The average monthly wage for foreign employees in Estonia was around a third higher than the national average in 2018, according to one survey, BNS reports.
According to the survey, compiled by Statistics Estonia for the Chamber of Commerce and Industry, among 5,700 foreign employees working in Estonia on the basis of a residence permit, average monthly wage was €1,654 in 2018, compared with the national average of €1,218 per month, a pattern repeated across most sectors of employment when broken down.
In IT and communications, the gap in average monthly pay was highest, at €1,300 per month (ie. €1,300 more than the Estonian average in the same sector). In the healthcare sector, this gap stood at €1,000, and the gaps in the education, and retail and wholsale sectors, stood at a reported €900 and €600, respectively.
Foreign employees also earned more in the manufacturing and construction sectors, according to the statistics.
Residence permits can be both temporary and permanent, depending on the employee's country of origin, the length of time they have resided in Estonia, and other factors, including requirements of basic salary minimums in being issued a permit in the first place, which possibly exerts an upward pressure on the average.
Additionally, many foreign employees work (indeed, are enticed to work) in IT jobs based in the capital, which again will bring up the average.
Short-term employees also paid above national average, though taxes tend to Haemorrhage
The pattern is repeated in the case of short-term employment, according to the survey.
Among those working in construction, a sector which employs a significant number of short-term or seasonal employees, earnings were about 20 percent higher than the overall sector average, at €1,500 per month, the survey noted.
Around 20,000 individuals are registered as short-term employees, according to the Police and Border Guard Board (PPA). Of these, about 13,000 have a record of paying labor taxes in Estonia, Statistics Estonia found, with the remainder predominantly paying taxes in another EU member state, usually their country of origin.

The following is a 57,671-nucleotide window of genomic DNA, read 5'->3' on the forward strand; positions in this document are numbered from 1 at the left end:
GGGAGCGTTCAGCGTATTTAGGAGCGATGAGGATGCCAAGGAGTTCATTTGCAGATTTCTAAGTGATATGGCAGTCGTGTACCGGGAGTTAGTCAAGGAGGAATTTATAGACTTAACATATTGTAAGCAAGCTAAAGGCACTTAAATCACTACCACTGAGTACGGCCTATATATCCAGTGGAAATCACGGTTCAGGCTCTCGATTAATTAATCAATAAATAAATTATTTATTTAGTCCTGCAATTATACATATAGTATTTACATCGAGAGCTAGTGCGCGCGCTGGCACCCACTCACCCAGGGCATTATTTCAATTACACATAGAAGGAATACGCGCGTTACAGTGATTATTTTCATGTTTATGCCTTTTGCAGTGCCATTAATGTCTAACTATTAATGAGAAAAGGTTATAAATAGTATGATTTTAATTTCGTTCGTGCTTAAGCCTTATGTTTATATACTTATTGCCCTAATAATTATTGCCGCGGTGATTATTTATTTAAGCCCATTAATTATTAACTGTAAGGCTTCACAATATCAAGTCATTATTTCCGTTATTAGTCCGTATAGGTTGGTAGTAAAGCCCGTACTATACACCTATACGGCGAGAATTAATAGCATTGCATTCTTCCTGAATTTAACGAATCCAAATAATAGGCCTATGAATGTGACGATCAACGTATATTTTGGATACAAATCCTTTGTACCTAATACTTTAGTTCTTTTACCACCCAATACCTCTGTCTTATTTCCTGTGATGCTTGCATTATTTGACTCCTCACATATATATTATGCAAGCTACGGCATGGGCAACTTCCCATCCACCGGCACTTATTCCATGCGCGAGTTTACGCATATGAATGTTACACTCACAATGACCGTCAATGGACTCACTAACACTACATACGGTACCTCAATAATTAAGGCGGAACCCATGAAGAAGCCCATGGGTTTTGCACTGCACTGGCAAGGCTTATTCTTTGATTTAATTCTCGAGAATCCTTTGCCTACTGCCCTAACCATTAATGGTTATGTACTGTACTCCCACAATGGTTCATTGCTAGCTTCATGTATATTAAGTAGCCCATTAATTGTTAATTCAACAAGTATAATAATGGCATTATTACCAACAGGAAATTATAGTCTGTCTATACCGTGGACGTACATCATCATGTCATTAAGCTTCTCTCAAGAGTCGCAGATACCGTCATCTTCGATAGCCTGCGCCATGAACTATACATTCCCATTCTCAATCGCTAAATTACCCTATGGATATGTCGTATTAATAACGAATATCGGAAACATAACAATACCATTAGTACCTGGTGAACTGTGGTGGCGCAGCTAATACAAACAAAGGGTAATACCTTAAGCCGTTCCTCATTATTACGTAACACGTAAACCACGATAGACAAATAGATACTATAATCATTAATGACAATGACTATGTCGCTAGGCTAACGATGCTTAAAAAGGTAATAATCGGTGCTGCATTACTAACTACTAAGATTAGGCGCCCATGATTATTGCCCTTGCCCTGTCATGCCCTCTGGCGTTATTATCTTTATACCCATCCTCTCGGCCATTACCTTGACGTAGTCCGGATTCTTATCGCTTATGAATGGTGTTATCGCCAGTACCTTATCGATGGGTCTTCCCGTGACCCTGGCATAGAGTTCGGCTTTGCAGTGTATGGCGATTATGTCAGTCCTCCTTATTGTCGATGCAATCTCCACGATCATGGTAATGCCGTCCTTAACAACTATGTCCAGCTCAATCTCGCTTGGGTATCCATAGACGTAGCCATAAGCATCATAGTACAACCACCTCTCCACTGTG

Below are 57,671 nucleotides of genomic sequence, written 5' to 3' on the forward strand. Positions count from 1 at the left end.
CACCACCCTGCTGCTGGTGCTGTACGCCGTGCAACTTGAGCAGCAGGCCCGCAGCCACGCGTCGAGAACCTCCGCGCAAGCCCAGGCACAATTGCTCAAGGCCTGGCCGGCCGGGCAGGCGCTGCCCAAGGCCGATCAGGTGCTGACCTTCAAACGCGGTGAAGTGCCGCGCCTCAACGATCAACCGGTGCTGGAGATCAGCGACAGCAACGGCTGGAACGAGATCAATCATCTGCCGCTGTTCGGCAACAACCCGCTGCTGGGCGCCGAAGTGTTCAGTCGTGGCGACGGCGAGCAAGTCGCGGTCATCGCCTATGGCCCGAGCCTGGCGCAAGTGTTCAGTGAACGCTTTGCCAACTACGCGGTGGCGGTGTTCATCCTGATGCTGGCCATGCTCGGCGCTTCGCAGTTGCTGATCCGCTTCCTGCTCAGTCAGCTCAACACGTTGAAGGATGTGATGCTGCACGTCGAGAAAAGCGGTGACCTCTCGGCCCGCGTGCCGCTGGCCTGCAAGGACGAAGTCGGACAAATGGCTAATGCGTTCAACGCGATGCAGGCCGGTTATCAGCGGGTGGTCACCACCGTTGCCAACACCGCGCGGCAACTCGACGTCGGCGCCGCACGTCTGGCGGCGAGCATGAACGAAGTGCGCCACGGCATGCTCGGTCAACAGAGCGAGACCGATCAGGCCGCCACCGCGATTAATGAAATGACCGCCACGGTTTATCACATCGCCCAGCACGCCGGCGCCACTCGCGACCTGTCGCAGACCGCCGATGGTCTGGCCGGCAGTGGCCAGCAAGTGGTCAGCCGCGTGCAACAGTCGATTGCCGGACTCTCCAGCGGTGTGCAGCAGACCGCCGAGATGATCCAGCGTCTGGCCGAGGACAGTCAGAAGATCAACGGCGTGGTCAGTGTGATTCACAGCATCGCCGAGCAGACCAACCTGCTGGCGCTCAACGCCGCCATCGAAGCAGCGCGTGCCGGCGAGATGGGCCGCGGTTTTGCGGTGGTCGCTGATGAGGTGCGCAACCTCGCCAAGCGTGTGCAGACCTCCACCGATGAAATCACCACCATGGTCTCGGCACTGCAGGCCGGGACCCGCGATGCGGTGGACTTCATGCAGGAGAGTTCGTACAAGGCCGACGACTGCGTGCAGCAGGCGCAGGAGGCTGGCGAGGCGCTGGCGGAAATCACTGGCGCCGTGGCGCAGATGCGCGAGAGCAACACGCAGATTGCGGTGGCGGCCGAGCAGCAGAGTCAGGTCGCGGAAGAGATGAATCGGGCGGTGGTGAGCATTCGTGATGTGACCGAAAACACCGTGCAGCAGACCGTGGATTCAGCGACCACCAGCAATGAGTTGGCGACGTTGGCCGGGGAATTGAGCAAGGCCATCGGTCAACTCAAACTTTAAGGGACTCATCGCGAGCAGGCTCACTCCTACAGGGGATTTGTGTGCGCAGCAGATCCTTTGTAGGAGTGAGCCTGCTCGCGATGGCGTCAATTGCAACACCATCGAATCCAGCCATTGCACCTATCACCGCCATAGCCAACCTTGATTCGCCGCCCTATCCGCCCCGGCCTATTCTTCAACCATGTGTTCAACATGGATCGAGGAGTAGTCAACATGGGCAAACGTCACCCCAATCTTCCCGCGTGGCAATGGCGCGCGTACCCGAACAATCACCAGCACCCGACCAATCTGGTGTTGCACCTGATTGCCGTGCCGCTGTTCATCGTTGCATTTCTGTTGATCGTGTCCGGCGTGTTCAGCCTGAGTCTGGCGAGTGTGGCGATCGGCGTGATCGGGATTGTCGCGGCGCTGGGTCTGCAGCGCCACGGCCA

The chamber did, however, issue a caveat about the above statistics.
"The Chamber of Commerce and Industry sent an inquiry ... to both the Interior Ministry and the PPA, yet has failed to get a response after several months of waiting. Nor has there been any noticeable sharing of such information with the public, or use of it in shaping policies related to foreign labor," the chamber said.
Purely in terms of the state coffers, the chamber suggests the state pay greater attention to seeking employees on the basis of a residence permit, thus making permits more readily available, to avoid taxes disappearing elsewhere, as they can do with short-term employees.
"Today ... we have reached a situation where immigration quotas become full before the year has started, making it very difficult for employers to hire a foreign employee on the basis of a residence permit; thus preference is given to short-time employment instead, which can lead to the state failing to receive labor taxes," the chamber said, according to BNS.
Editor: Andrew Whyte